My HR support to small charities and social enterprises often involves advising clients on how to manage poor performance of employees. This can be a difficult area to manage and below are some of my observations from supporting managers with this issue over many years:
- Many issues can be tracked back to a poor decision at the recruitment stage, e.g. an essential skill required to carry out the role had not be evaluated appropriately, e.g. no practical test for IT skills had been carried out at the selection stage, or qualifications were not checked etc.
- Another common reason for poor performance, is that an existing employee has been conveniently slotted into a vacant role. However sometimes insufficient consideration has been given to the skills set required for the vacant role versus the skills set that the employee actually has.
- Poor performance may be linked to poor health. This may require input from the employee’s GP or an occupational health specialist to understand what you can do to support the employee. This is particularly important where the poor health is related to a condition which may be considered a disability. In this case the employee will be protected by the Equality Act 2010. You will have an added responsibility to consider fully any reasonable adjustments that can be made to facilitate the employee being able to reach acceptable performance standards.
- Supporting an employee and monitoring their performance through the probationary period will often provide the essential information for you to assess whether the employee is suitable for the role. If not, then it is normally easier to part ways at this stage than to deal with the consequences of a poor fit further down the line.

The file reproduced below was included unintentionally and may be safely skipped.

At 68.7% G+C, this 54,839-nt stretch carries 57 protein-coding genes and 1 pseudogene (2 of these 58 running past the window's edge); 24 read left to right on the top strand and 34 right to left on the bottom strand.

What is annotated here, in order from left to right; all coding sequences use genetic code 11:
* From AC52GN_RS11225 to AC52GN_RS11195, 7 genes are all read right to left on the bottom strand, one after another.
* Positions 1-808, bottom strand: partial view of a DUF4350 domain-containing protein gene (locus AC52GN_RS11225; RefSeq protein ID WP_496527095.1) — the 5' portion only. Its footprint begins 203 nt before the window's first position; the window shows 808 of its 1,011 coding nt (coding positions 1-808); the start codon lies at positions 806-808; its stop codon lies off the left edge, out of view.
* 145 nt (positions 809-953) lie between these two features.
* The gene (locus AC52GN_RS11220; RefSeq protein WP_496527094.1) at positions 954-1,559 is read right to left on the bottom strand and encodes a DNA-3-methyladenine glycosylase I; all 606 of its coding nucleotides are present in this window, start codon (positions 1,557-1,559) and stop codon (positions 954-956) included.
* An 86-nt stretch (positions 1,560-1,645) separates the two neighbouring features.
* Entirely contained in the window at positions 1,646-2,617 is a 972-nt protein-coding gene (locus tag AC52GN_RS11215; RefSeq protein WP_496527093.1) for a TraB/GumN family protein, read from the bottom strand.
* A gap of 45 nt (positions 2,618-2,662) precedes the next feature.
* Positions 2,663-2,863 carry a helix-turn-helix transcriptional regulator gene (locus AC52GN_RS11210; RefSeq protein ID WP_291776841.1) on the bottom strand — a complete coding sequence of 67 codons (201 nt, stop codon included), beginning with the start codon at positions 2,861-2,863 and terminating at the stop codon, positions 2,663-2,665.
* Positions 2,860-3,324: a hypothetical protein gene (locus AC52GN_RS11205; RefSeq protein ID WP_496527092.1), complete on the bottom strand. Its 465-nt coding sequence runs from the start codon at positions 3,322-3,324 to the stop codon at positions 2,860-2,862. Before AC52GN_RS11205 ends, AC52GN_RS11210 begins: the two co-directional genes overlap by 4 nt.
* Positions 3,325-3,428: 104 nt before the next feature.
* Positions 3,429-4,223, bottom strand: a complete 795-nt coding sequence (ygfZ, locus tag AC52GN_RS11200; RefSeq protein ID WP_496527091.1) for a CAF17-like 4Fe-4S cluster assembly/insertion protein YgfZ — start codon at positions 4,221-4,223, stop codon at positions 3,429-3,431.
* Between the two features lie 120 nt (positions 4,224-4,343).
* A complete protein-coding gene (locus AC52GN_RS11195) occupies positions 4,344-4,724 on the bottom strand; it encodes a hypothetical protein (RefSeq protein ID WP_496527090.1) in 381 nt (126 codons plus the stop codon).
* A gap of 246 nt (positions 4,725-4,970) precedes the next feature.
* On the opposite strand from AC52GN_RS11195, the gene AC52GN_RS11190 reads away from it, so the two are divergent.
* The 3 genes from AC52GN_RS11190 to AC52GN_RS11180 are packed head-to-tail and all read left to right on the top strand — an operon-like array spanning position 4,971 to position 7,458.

- Never avoid discussing your concerns with the employee. This will give both you and the employee the opportunity to make a plan of how performance may be improved through additional support, clarification of expectations, setting timed objectives and ongoing review. Avoidance of tackling performance issues inevitably leads to increased frustrations on all sides and generates more complex people issues to deal with as it often impacts on the rest of the team, other people and the charity/social enterprise.
- If an informal approach does not improve the employee’s performance then you will need to consider managing it more formally, either through your disciplinary or capability procedure.
If you need support then please do contact me.